Archive for June 2012 – Page 2

Misesians in Mordor

Recently Circle Bastiat members Peter Klein and Jeffrey Herbener testified before Ron Paul and other congressmen.

This Thursday, Joseph Salerno and John Cochran will also testify, as well as Lawrence White.

House Subcommittee to Examine Fractional Reserve Banking and High-Powered Money

WASHINGTON, June 25

Congressman Ron Paul, Chairman of the Domestic Monetary Policy and Technology Subcommittee, announced today that the subcommittee will hold a hearing this week to examine fractional reserve banking.

“Fractional reserve banking underpins the entire banking system, yet its effects on society are completely ignored,” Paul stated.  “Our financial system consists of vast amounts of credit pyramided on top of very small amounts of real savings—all backstopped by explicit and implicit government guarantees. This poses significant risks to the stability of the economy and monetary system, which ought to give pause to any serious observer of financial markets. Hopefully this hearing will create a greater understanding among the American people about the nature of the banking system, and begin the movement towards serious systematic reform,” Paul continued.  “The American people deserve a financial system that is stable and efficient; one that operates without taxpayer subsidies and bailouts.”

The hearing, entitled “Fractional Reserve Banking and the Federal Reserve: The Economic Consequences of High-Powered Money,” will be held on Thursday, June 28, at 2:00 p.m. in room 2128 of the Rayburn House Office Building.

Witnesses scheduled to testify:

Dr. John Cochran, Emeritus Professor of Economics and Emeritus Dean, School of Business, Metropolitan State College of Denver;

Dr. Joseph Salerno, Professor of Economics, Lubin School of Business, Pace University;

Dr. Lawrence H. White, Professors of Economics, George Mason University.

(HT: LRC)

Austrian Economics in Verse

Some lovely Austro-libertarian poems by Andrew Criscione:

The Subjective Value Theorem

 

I trade A for B and, see,

This means B is good for me

And if A’s not good for you

You would not be trading, too

And because you trade with me

“Good” exists subjectively

I might value B o’er A

You think just the other way

Read More→

Fed Data Since 1915

Here are some fascinating charts of the Fed’s assets & liabilities since 1915. (Thanks to Aftab Singh.)

Thornton Skyscraper Interview

Mark Thornton discusses his work on skyscrapers and business cycles at the Libertarian Standard.  Also it has recently been reported that China is planning to build the next “world’s tallest skyscraper.”  Uh oh.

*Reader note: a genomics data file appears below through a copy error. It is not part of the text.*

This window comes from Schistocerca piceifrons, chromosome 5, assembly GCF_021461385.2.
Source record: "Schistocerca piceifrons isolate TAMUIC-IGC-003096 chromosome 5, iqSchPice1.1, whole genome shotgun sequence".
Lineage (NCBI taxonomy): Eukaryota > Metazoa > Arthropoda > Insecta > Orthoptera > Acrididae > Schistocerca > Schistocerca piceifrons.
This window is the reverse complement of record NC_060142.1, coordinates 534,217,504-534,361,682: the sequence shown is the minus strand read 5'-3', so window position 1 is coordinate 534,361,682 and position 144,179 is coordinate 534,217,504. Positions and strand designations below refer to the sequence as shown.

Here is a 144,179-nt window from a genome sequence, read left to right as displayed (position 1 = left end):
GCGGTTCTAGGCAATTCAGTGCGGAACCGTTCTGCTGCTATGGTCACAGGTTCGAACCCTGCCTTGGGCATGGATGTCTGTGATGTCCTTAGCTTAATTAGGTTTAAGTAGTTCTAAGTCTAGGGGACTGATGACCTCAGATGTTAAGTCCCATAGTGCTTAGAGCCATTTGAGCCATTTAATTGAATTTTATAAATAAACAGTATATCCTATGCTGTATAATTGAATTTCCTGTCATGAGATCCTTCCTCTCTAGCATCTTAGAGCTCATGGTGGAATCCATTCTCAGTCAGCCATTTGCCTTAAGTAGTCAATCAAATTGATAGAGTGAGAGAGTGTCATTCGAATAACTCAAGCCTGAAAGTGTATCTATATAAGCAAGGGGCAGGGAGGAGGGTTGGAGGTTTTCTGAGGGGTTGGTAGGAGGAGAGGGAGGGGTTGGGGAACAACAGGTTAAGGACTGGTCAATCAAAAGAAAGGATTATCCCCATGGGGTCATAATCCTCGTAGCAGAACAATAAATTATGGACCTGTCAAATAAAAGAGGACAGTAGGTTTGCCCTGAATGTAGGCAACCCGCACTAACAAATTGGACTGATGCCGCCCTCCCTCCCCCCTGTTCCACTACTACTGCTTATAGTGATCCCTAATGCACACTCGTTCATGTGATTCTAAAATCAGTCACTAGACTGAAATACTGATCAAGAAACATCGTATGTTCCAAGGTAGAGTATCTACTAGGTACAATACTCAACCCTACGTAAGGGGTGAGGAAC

A Tribute in German to The Theory of Money and Credit

Thorsten Polleit writes:

On 18 June 2012, I succeeded in placing an article on the centennial publication of Ludwig von Mises’s “Die Theorie des Geldes und der Umlaufsmittel” (“The Theory of Money and Credit”) in the Frankfurter Allgemeine Zeitung (F.A.Z.), one of the more widely read newspapers in the German speaking world. I got quite a good response from readers, with people saying that they want to hear and learn more about what Mises and the Austrians have to say.

In case you read German, here is the article.

Die Lehre vom Geld

Measuring Value and Exchange

“The basis of modern economics is the cognition that it is precisely the disparity in the value attached to the objects exchanged that results in their being exchanged.  People buy and sell only because they appraise the things given up less than those received.  Thus the notion of a measurement of value is vain.  An act of exchange is neither preceded nor accompanied by any process which could be called a measuring of value.”

–Ludwig von Mises, Human Action: A Treatise on Economics

Gitta on Mises and Music

Gitta Serény, Mises’ stepdaughter, who recently passed, is mentioned in several places in Jörg Guido Hülsmann’s biography of Mises.  At one point, for a while, Mises and his wife were desperate to know whether Gitta escaped from Nazi-occupied France.  Here Hülsmann discusses Gitta’s memory of Mises’ love for music.

Mises did not share the Viennese acceptance of Schlamperei when it came to politics, but he did share their passion for music. It would endure throughout his life. His stepdaughter, Gitta Serény recalled her ninety-year-old stepfather sitting next to her at a performance of Strauss’s “Blue Danube” in New York City. The old man’s eyes were shining as he hummed along with the music.

Gitta Serény (1921-2012)

Mises’s step-daughter Gitta Serény, the well-known author, has died at age 91.  Here are details from the Guardian and the NYT.

Schulak and Unterköfler Reviewed in JHET

Good news!  The Austrian School of Economics: A History of Its Ideas, Ambassadors, and Institutions by Eugen-Maria Schulak and Herbert Unterköfler has been reviewed for Cambridge’s Journal of the History of Economic Thought.

Why Classical Liberalism Rejects War

“The liberal critique of the argument in favor of war is fundamentally different from that of the humanitarians.  It starts from the premise that not war, but peace, is the father of all things.  What alone enables mankind to advance and distinguishes man from the animals is social cooperation.  It is labor alone that is productive:  it creates wealth and therewith lays the outward foundations for the inward flowering of man.  War only destroys; it cannot create.  War, carnage, destruction, and devastation we have in common with the predatory beasts of the jungle; constructive labor is our distinctively human characteristic.”

–Ludwig von Mises, Liberalism: The Classical Tradition